Roughly one hour after fielding questions about the challenge of juggling both the Olympic halfpipe and slopestyle competitions, two-time halfpipe champion Shaun White appeared on NBC and announced that he was withdrawing from the inaugural slopestyle competition, saying that “the potential risk of injury is a bit too much for me to gamble my other Olympic goals on.”

Moments later, White issued the following statement through the U.S. Ski and Snowboard Association: “After much deliberation with my team, I have made the decision to focus solely on trying to bring home the third straight gold medal in halfpipe for Team USA. The difficult decision to forego slopestyle is not one I take lightly as I know how much effort everyone has put into holding the slopestyle event for the first time in Olympic history, a history I had planned on being part of.”

White’s withdrawal, after his intensely chronicled pursuit of earning a spot on both Olympic snowboarding teams, robs the Games of yet another of its more compelling story lines. And it prompted a statement from the U.S. Olympic Committee, whose spokesman Patrick Sandusky said: “Shaun is a professional and certainly knows what’s best for his performance. We support the athletic decisions of our athletes, and look forward to watching the entire U.S. team perform.”

Roughly one hour prior, White gave no indication of his decision during a press conference with reporters, saying that the wrist injury he had suffered during slopestyle training earlier in the week had been “blown out of proportion a little bit” and joking about the challenge of balancing the conflicting schedules for practice and competition  in both disciplines.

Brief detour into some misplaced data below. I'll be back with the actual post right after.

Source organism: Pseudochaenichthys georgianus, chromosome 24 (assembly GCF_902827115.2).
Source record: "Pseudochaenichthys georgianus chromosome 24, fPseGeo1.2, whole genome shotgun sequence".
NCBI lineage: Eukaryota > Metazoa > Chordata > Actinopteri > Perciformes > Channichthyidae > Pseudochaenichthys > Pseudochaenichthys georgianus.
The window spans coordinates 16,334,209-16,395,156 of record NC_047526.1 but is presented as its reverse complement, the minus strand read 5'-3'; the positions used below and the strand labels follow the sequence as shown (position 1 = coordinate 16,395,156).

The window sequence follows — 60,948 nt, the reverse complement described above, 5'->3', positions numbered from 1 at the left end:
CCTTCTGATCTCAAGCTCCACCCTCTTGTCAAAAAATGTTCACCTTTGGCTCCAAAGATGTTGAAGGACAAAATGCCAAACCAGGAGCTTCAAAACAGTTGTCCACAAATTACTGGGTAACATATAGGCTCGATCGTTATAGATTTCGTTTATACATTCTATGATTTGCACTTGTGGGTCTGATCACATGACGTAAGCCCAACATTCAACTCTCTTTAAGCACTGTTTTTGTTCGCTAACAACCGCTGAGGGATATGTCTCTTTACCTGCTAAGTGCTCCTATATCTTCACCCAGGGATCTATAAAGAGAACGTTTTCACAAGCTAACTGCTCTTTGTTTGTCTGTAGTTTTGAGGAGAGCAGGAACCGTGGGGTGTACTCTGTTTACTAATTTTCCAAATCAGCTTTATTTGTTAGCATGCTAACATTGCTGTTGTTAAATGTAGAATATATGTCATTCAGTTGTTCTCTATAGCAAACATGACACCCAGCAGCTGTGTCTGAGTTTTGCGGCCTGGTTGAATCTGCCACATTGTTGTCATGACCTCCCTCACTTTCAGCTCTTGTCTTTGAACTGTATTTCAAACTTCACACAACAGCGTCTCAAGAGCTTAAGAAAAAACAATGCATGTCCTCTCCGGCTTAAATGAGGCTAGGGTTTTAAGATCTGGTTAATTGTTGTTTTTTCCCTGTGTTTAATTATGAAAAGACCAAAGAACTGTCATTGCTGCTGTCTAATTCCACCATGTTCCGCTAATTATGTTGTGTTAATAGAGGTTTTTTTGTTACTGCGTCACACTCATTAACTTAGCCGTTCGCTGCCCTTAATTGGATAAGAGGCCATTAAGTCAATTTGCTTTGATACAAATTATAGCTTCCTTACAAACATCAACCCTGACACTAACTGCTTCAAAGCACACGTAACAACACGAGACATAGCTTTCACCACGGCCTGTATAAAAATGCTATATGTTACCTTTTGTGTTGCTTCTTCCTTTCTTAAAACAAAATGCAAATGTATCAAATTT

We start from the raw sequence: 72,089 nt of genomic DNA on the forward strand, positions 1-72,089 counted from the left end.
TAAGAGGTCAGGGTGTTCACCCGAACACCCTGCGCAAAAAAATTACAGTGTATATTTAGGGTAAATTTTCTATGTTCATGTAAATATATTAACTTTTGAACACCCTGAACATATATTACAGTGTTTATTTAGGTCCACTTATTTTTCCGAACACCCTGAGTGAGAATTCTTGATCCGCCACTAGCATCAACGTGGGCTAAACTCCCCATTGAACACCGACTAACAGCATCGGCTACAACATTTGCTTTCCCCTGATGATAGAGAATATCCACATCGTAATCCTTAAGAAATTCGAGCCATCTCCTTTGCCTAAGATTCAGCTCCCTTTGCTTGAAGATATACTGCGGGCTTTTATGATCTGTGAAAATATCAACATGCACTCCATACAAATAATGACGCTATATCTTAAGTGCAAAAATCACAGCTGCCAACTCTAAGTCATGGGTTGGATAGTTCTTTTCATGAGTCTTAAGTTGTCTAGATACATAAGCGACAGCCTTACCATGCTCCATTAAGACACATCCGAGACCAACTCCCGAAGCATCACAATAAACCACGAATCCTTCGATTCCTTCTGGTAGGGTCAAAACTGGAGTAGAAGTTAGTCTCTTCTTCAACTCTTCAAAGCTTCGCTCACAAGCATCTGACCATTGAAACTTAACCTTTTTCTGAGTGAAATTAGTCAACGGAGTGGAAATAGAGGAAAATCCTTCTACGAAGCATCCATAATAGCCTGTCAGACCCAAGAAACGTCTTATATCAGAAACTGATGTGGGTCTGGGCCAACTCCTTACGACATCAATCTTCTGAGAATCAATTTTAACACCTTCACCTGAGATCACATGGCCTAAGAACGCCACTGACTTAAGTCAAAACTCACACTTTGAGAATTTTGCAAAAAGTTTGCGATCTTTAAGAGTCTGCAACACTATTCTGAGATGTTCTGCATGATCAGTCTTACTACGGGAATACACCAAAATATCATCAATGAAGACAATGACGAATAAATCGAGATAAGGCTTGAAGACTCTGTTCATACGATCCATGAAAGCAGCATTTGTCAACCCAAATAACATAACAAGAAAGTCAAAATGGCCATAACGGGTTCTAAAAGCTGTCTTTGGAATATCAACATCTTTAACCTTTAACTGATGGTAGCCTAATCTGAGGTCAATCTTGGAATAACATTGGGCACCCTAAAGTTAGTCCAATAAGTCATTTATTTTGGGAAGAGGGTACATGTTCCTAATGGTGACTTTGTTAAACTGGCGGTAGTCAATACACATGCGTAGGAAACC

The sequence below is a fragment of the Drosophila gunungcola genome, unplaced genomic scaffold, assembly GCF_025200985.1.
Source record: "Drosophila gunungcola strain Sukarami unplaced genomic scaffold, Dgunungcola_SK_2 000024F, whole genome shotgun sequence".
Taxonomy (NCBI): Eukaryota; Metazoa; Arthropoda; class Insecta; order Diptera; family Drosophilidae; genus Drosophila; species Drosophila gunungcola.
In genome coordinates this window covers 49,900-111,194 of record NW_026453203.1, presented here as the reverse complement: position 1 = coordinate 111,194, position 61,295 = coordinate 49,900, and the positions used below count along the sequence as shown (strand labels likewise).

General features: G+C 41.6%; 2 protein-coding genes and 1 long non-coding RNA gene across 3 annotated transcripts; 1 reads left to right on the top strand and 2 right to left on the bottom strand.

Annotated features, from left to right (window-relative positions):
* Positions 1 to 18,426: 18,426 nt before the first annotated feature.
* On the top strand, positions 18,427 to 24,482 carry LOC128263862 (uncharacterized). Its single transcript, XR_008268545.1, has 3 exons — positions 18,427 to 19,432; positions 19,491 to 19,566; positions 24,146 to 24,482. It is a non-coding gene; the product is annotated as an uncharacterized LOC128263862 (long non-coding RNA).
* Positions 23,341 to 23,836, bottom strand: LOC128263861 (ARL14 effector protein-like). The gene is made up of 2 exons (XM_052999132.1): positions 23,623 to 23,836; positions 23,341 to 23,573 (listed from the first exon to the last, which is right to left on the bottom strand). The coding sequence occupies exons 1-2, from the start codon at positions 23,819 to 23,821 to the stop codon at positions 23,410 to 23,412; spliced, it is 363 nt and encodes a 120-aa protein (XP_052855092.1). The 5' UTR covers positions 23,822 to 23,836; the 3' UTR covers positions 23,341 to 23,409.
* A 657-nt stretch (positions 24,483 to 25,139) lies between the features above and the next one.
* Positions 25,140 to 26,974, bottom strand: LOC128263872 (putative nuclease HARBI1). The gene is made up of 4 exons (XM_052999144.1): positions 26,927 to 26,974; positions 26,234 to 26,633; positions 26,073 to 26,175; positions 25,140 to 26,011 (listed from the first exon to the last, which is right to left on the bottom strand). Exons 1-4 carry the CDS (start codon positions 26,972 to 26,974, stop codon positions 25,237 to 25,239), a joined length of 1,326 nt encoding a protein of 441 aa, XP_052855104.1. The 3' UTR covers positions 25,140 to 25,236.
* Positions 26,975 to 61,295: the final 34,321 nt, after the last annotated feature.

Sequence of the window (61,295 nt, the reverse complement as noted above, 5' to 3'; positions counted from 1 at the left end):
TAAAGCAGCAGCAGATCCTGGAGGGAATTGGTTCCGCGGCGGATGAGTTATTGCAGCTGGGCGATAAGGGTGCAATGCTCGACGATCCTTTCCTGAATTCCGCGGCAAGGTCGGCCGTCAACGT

“I’m just going to rely on my super strength to take me through,” White said. “That’s basically the go-to plan.”

Two other athletes were injured on the slopestyle course, with Torstein Horgmo of Norway forced out of the competition by a broken collarbone. Marika Enne of Finland suffered a concussion. Although the sport has its inherent dangers, White, 27, was particularly concerned about the course on Tuesday.

“It’s frustrating to see it,” White told the Associated Press. “It puts a damper on the whole mood and it’s kind of like you’re getting ready to do a big trick and you see something like that. Intimidating. Unfortunate. I’m hoping the builders can make some changes and the course has a little more of a friendly vibe. But I can’t change the course. Just doing the best I can.”

White, one of the few competitors entered in both slopestyle and halfpipe in Sochi, has battled a number of nagging injuries. He hurt his shoulder and ankle during qualifying events.